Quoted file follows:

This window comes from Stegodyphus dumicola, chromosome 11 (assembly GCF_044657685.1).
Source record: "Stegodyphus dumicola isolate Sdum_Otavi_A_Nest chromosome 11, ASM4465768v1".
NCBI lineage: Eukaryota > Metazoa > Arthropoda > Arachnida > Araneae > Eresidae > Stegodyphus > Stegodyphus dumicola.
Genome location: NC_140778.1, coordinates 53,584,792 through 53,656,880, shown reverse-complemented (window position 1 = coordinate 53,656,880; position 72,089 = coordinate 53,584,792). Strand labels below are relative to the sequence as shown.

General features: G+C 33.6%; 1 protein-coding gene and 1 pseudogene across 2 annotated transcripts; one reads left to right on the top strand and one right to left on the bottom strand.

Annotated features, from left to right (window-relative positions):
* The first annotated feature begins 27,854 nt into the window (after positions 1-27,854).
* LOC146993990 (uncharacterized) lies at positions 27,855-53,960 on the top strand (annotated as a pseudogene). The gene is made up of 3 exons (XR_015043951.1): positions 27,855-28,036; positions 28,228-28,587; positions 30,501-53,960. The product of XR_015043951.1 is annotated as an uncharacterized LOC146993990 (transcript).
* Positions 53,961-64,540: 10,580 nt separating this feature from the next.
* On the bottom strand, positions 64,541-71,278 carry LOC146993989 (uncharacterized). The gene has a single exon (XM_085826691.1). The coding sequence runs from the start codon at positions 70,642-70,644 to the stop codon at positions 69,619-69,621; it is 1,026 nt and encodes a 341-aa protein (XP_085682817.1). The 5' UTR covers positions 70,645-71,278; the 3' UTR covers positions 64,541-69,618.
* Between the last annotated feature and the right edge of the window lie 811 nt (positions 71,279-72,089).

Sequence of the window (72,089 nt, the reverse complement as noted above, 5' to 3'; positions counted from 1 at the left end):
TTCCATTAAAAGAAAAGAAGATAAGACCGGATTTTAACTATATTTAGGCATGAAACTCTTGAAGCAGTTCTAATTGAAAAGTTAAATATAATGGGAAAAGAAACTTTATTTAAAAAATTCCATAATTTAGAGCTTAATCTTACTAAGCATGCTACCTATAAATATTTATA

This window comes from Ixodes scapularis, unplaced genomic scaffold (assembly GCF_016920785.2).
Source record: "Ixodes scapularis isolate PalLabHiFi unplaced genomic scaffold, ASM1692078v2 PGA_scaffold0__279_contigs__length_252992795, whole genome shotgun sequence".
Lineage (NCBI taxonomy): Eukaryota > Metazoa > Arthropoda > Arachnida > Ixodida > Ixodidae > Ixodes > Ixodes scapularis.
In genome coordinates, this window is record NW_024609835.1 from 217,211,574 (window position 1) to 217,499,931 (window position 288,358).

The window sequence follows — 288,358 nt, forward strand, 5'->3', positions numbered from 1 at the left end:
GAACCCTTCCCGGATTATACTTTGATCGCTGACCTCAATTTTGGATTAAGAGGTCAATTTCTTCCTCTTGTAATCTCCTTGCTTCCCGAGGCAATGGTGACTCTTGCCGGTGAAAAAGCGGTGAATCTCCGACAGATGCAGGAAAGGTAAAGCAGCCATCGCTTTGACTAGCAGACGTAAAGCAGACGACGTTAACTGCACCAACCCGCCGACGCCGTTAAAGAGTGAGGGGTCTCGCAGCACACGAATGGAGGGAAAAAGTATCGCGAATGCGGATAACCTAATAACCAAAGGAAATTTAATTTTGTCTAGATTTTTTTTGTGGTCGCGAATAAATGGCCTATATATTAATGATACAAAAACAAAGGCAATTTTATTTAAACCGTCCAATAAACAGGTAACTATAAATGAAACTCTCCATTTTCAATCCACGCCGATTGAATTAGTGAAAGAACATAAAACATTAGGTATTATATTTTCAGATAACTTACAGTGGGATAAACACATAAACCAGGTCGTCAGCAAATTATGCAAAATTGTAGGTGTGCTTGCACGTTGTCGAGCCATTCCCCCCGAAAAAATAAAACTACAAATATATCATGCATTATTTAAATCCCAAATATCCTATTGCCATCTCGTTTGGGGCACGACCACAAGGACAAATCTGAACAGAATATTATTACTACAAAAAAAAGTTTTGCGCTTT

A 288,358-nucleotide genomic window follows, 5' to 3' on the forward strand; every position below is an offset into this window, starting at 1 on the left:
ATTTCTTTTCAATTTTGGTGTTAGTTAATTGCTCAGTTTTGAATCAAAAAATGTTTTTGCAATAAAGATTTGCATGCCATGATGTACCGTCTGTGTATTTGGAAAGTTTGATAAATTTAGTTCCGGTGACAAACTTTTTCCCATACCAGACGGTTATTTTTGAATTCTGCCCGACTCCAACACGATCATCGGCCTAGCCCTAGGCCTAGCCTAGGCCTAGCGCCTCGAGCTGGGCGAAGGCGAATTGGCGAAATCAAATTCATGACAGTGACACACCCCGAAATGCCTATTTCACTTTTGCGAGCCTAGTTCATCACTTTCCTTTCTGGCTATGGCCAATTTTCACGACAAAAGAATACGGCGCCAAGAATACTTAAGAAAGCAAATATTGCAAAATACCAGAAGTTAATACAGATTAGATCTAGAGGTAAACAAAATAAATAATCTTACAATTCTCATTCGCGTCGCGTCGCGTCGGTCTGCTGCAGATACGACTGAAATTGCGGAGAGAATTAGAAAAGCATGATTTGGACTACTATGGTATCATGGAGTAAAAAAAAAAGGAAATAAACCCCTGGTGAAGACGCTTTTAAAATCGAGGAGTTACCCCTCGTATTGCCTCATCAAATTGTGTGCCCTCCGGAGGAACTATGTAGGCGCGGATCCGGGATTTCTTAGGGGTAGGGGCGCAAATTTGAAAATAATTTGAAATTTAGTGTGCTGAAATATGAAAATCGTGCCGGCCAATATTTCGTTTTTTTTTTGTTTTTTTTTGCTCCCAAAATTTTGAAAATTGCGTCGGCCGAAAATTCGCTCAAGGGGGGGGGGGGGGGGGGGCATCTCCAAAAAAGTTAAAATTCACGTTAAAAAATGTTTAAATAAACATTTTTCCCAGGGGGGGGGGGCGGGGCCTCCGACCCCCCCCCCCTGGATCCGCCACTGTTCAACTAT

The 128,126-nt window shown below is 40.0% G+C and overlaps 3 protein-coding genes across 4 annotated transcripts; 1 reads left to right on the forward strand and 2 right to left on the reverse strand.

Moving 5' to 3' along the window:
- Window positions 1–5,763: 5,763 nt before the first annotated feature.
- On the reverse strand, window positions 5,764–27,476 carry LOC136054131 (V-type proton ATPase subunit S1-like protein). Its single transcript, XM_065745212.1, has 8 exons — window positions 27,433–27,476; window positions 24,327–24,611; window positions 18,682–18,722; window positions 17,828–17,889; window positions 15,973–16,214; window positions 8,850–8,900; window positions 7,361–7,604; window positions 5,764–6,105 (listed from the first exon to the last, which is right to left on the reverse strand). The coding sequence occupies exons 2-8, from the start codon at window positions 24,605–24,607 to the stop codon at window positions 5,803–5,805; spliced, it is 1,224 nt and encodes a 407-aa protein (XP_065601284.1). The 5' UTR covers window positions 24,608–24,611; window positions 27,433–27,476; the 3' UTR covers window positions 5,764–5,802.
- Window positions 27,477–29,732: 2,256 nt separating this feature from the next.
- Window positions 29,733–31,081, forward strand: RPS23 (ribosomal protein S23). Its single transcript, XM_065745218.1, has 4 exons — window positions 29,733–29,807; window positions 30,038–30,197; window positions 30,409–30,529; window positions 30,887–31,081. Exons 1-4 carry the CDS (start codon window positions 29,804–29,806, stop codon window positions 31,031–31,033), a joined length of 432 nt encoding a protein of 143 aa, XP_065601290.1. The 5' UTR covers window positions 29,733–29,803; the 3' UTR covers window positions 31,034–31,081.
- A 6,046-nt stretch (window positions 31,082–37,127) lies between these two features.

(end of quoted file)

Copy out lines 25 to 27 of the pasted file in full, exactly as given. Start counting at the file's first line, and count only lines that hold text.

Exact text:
- On the reverse strand, window positions 5,764–27,476 carry LOC136054131 (V-type proton ATPase subunit S1-like protein). Its single transcript, XM_065745212.1, has 8 exons — window positions 27,433–27,476; window positions 24,327–24,611; window positions 18,682–18,722; window positions 17,828–17,889; window positions 15,973–16,214; window positions 8,850–8,900; window positions 7,361–7,604; window positions 5,764–6,105 (listed from the first exon to the last, which is right to left on the reverse strand). The coding sequence occupies exons 2-8, from the start codon at window positions 24,605–24,607 to the stop codon at window positions 5,803–5,805; spliced, it is 1,224 nt and encodes a 407-aa protein (XP_065601284.1). The 5' UTR covers window positions 24,608–24,611; window positions 27,433–27,476; the 3' UTR covers window positions 5,764–5,802.
- Window positions 27,477–29,732: 2,256 nt separating this feature from the next.
- Window positions 29,733–31,081, forward strand: RPS23 (ribosomal protein S23). Its single transcript, XM_065745218.1, has 4 exons — window positions 29,733–29,807; window positions 30,038–30,197; window positions 30,409–30,529; window positions 30,887–31,081. Exons 1-4 carry the CDS (start codon window positions 29,804–29,806, stop codon window positions 31,031–31,033), a joined length of 432 nt encoding a protein of 143 aa, XP_065601290.1. The 5' UTR covers window positions 29,733–29,803; the 3' UTR covers window positions 31,034–31,081.